EEU executives and gathered guests inaugurate the utility's new digital radio communications operating centre in Entoto.

Ethiopian Electric Utility (EEU) set up a radio communication system, Astor, at Entoto, built by Motorola Solutions at a cost of 1.8 million dollars.

The system, which is effective in Addis Abeba and its surroundings, is expected to assist in improving the safety of grid operations and maintenance.

The communication system is equipped with digital radios: 300 hand radios, including 200 types of equipment that will be customised to be used on cars and others that will be fixed on call centres and random maintenance centres.

The site, which is located at the highest point in Addis Abeba, is also powered by a hybrid-electric and solar-powered system and includes a backup energy solution to ensure communication at all times.

The Motorola system will replace the current analogue system that has been out of service since 2014 because of a lack of spare parts. The company has been using cell phones for communication purposes since then.

“Using a cell phone for communication has many challenges, since it is a one-to-one communication system,” said Chumala Samuel, automation technology and energy manager of Addis Abeba. “However, the new system quickly connects with others through compliant interoperability.”

The radio communication system uses eight radio channels simultaneously programmed in six different groups.

The Israel subsidiary of the US-based global electronics and telecommunication corporation, Motorola Solutions, signed an agreement with EEU after winning the tender for the radio communication project in July 2017. The project is being implemented in two chapters.

The first chapter, inaugurated last week, covers Addis Abeba and its surroundings, while the second chapter will be covering another 13 selected places outside of the capital.

The full implementation of the system is in its second phase, which is set to cost EEU 4.2 million dollars and will begin in the current fiscal year.

“As a grid operator, two of our major concerns are the safety of our employees and the level of service we provide to our customers in order to achieve a reliable communications system to support our teams’ mission-critical needs," said Shiferaw Telila, CEO and automation chief of the EEU.

The Utility believes the new system will facilitate its services to its customers and speed up the time used to require maintenance and reduce the danger that may be caused because of the information gap.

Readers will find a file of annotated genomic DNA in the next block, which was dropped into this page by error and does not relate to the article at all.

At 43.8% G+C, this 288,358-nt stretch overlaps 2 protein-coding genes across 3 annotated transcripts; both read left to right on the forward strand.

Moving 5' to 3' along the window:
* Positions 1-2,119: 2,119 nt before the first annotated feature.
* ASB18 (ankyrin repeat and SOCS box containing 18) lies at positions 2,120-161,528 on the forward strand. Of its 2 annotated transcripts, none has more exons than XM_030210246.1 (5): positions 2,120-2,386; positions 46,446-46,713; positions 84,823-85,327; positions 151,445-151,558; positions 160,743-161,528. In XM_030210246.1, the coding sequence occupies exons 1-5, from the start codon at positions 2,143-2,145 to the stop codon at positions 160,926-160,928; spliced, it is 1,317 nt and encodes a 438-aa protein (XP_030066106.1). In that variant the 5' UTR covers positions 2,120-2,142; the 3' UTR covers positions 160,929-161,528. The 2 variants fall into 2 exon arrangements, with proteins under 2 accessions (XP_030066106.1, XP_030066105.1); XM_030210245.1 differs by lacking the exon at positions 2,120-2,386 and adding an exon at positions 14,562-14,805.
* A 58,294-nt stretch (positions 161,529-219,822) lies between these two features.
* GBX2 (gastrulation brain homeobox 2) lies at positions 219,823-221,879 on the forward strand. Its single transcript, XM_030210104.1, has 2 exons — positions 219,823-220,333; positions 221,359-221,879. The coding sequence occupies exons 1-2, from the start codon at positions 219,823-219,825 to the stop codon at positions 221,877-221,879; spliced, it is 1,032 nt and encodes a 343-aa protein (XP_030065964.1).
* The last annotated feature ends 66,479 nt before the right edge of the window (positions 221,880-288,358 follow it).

“Our approach to safety led us to choose a system deployed by top mission-critical users globally,” Shiferaw added.

Motorola, a data communications and telecommunications equipment provider, also built a public safety radio communication system for the Federal Police Commission. It allows for the integrated communication of the police, fire rescue, ambulances and other rescue workers.

"We are proud to partner with Ethiopia's national electrical utility company, helping them in their mission to provide better service to their customers while maintaining the safety of their employees," said Yuval Hanan, East Africa regional manager for Motorola Solutions.

Experts in the area understand the reason why the Utility wanted to move away from its analogue system.

“The analogue system had a high energy consumption and a weak software management system,” said Yihenew Wondie (PhD), a lecturer at Addis Abeba Institution of Technology's School of Electrical and Computer Engineering.

However, the expert has concerns on why the EEU deployed a system developed by an international company.

“Ethio telecom has an already established and mature network-compatible platform for the digital radio system,” the expert added.

In Ethiopia, the demand for electricity increases by 13pc each year, and the electricity coverage of the nation has reached 58pc.

The country currently generates 4,300MW of power, of which 90pc is produced from hydropower, while eight percent is generated from wind and two percent from thermal sources.

Ethiopia has a potential of generating over 1.4 million megawatts from hydroelectric, solar, geothermal and wind sources, according to internal studies.

Currently, 58,000 households are waiting to get electric service in the country.

PUBLISHED ON Sep 28,2019 [ VOL 20 , NO 1013]

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